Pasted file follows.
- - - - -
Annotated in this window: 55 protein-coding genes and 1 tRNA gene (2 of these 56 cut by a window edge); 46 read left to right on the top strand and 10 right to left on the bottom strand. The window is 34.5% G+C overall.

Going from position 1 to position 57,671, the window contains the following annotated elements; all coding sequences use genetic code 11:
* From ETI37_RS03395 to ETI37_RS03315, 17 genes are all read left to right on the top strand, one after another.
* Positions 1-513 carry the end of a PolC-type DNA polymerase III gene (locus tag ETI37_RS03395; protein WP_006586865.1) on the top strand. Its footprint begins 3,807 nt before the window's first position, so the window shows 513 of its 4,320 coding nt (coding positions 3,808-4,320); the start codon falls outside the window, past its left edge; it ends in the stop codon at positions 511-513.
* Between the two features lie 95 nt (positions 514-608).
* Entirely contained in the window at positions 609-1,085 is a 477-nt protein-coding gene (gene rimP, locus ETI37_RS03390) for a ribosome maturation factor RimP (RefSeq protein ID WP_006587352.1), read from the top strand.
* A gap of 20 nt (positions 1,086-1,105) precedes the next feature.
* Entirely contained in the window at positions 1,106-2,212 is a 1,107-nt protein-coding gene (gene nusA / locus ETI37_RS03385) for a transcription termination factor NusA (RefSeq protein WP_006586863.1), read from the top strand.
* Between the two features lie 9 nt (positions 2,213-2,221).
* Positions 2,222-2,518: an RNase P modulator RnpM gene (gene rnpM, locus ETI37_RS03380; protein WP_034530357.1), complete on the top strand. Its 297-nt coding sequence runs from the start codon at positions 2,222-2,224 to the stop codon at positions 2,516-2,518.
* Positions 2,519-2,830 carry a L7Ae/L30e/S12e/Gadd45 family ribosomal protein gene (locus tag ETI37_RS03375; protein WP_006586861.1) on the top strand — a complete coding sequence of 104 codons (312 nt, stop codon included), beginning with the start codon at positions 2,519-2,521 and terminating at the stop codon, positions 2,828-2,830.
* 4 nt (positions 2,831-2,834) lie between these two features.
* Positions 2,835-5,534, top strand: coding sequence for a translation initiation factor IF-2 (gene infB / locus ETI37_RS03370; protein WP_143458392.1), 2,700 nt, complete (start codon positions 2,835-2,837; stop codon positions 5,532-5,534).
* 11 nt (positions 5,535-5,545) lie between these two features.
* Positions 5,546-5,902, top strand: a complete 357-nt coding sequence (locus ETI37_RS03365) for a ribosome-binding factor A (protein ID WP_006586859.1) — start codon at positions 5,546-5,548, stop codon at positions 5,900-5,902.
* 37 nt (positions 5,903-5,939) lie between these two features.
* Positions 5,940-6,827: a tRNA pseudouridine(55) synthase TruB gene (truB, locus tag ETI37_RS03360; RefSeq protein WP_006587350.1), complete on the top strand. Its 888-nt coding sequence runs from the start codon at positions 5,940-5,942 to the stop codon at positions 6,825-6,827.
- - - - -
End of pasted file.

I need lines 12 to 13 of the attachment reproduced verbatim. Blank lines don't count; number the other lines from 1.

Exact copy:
* 4 nt (positions 2,831-2,834) lie between these two features.
* Positions 2,835-5,534, top strand: coding sequence for a translation initiation factor IF-2 (gene infB / locus ETI37_RS03370; protein WP_143458392.1), 2,700 nt, complete (start codon positions 2,835-2,837; stop codon positions 5,532-5,534).